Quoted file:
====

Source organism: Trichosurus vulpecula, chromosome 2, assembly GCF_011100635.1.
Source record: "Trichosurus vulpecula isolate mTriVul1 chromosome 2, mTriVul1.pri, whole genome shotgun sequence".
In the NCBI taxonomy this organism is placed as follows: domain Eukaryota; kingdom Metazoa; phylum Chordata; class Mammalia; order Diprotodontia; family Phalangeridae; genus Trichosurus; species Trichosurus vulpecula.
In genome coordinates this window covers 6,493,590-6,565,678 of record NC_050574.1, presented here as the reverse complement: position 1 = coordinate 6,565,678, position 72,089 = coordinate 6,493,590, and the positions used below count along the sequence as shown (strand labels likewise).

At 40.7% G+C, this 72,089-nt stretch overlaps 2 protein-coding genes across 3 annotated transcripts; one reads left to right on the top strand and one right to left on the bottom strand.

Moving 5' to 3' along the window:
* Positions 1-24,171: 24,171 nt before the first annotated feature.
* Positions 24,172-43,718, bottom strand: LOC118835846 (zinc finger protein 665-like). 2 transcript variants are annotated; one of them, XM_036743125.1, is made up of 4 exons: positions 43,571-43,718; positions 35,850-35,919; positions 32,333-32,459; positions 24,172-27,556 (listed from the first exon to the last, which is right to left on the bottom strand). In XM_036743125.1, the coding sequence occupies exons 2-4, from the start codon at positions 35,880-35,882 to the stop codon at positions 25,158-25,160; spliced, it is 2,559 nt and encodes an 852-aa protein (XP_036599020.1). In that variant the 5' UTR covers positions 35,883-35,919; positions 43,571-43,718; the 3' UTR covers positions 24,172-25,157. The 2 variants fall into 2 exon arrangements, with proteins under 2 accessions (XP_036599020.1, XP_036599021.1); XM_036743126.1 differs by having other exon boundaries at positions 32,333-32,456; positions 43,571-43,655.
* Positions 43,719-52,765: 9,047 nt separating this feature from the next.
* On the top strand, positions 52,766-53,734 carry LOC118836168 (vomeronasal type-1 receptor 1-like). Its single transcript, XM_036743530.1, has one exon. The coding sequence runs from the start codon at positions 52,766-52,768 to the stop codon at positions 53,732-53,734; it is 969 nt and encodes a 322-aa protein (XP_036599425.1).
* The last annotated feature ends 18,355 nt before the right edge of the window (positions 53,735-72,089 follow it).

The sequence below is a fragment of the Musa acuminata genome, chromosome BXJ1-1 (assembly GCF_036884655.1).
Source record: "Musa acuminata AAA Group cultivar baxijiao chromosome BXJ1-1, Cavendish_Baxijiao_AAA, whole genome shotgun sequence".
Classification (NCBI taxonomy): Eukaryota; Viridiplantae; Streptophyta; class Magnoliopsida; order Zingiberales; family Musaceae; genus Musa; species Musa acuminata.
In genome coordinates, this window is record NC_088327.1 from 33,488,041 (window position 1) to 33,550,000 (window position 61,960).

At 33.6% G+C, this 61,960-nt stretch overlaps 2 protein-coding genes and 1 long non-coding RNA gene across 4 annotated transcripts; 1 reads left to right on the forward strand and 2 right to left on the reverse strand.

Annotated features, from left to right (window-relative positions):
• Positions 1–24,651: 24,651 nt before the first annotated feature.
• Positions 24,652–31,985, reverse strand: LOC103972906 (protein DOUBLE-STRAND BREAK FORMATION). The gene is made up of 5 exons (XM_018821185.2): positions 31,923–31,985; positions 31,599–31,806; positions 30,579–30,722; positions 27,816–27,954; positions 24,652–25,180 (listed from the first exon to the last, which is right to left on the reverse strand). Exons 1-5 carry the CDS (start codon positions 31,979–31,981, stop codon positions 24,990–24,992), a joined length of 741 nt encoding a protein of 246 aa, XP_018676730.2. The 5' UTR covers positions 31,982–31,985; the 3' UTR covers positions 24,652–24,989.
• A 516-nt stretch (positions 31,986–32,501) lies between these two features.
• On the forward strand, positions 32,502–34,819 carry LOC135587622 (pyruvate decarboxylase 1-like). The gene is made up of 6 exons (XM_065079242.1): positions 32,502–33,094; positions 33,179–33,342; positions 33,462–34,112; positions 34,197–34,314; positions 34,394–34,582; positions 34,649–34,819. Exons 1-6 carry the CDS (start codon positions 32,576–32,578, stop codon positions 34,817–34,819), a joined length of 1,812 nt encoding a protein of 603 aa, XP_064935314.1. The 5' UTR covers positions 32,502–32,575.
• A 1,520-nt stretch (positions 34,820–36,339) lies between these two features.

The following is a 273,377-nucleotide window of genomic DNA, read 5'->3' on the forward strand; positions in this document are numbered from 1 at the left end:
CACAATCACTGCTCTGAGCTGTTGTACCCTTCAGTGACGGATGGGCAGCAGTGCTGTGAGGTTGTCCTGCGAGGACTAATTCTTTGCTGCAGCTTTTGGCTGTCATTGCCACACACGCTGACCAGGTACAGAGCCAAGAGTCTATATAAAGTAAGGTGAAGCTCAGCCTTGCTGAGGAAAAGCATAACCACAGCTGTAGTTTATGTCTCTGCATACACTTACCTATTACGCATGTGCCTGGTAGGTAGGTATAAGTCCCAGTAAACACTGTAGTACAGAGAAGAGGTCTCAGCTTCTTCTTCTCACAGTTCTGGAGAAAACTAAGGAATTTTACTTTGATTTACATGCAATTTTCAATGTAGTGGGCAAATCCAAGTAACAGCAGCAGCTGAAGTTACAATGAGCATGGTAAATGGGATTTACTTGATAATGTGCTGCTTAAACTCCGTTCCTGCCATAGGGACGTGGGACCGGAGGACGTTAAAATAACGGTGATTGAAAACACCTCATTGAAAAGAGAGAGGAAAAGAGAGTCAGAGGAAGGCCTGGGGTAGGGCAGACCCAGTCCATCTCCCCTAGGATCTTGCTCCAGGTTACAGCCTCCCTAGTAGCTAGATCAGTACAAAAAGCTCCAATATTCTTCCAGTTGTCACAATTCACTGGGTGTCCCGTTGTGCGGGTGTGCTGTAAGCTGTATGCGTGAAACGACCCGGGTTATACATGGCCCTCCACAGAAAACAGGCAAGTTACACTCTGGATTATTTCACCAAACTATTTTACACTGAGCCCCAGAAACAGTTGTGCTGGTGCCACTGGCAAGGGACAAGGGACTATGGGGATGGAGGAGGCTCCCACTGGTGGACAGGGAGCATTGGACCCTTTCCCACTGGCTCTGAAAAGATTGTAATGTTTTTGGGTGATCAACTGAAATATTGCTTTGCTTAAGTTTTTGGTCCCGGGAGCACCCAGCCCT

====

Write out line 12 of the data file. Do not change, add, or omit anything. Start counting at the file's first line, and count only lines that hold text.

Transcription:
The sequence below is a fragment of the Musa acuminata genome, chromosome BXJ1-1 (assembly GCF_036884655.1).